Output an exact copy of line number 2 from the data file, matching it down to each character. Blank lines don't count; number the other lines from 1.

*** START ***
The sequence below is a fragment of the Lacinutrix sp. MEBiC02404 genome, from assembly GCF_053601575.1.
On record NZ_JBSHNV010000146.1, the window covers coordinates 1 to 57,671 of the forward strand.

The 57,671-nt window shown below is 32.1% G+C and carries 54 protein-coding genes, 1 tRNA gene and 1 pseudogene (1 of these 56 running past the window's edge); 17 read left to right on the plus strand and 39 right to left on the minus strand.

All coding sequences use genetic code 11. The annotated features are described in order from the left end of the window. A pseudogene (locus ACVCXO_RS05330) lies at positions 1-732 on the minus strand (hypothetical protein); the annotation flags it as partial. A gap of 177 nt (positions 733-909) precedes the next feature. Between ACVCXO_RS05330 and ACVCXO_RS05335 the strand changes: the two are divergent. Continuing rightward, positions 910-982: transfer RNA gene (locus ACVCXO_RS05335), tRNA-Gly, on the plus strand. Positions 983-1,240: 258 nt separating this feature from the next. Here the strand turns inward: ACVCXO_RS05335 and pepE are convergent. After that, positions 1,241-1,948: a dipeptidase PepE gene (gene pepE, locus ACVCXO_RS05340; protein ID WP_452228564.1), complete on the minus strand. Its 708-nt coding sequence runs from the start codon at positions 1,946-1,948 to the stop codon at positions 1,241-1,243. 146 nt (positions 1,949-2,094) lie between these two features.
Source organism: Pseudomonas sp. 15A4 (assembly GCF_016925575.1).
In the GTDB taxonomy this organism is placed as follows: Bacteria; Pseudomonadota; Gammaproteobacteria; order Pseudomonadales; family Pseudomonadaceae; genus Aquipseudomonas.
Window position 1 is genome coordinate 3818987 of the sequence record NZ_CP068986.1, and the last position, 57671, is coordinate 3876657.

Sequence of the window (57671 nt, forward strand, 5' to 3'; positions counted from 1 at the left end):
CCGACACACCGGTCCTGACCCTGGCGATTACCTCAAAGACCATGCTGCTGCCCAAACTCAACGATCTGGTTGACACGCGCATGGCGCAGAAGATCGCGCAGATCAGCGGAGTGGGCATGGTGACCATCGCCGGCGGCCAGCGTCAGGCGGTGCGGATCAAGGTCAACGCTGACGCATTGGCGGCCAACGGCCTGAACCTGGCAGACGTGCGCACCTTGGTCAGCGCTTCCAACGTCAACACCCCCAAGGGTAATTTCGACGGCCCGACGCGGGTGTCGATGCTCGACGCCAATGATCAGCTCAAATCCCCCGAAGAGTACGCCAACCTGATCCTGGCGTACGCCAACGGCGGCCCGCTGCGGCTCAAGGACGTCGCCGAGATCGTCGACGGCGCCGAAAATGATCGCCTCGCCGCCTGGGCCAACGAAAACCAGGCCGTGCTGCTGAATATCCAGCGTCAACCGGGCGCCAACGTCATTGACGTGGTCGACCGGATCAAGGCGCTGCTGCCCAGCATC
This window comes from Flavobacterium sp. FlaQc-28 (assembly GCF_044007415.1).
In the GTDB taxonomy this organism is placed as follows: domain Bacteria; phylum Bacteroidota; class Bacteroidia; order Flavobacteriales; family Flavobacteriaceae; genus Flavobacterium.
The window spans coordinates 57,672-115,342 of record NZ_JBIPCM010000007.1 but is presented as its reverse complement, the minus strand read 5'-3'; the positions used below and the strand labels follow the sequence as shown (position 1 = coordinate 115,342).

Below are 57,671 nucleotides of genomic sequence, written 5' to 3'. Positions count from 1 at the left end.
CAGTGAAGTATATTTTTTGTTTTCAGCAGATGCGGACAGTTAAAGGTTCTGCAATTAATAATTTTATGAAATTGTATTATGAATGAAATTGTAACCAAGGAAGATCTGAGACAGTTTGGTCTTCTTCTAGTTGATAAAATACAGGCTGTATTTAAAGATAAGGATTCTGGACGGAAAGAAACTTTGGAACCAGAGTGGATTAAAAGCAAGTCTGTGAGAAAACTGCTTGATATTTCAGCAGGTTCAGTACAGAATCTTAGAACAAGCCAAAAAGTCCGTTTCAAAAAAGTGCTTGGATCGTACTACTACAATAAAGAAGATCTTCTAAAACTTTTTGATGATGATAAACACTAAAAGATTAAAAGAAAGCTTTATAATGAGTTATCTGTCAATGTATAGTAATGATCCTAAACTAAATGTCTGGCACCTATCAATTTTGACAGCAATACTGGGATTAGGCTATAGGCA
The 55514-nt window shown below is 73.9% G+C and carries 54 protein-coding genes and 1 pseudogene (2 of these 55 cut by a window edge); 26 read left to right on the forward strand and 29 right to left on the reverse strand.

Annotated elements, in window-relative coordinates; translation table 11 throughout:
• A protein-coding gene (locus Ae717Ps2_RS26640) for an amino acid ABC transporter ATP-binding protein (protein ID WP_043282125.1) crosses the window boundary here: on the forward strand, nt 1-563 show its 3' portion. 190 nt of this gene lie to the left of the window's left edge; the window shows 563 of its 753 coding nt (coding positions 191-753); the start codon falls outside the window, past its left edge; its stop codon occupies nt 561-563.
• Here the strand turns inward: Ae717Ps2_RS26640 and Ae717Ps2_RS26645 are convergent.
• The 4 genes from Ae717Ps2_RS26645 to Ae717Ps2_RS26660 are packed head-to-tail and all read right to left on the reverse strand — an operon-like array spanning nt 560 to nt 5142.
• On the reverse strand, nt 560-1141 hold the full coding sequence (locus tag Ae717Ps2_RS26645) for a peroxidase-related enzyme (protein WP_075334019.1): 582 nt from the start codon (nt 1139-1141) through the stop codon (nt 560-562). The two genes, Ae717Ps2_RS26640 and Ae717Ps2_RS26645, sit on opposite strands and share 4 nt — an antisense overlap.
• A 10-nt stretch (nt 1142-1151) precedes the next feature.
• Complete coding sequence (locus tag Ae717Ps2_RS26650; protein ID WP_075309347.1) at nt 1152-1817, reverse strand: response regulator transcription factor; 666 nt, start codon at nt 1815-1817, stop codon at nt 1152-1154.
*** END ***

On record NZ_JBSHNV010000146.1, the window covers coordinates 1 to 57,671 of the forward strand.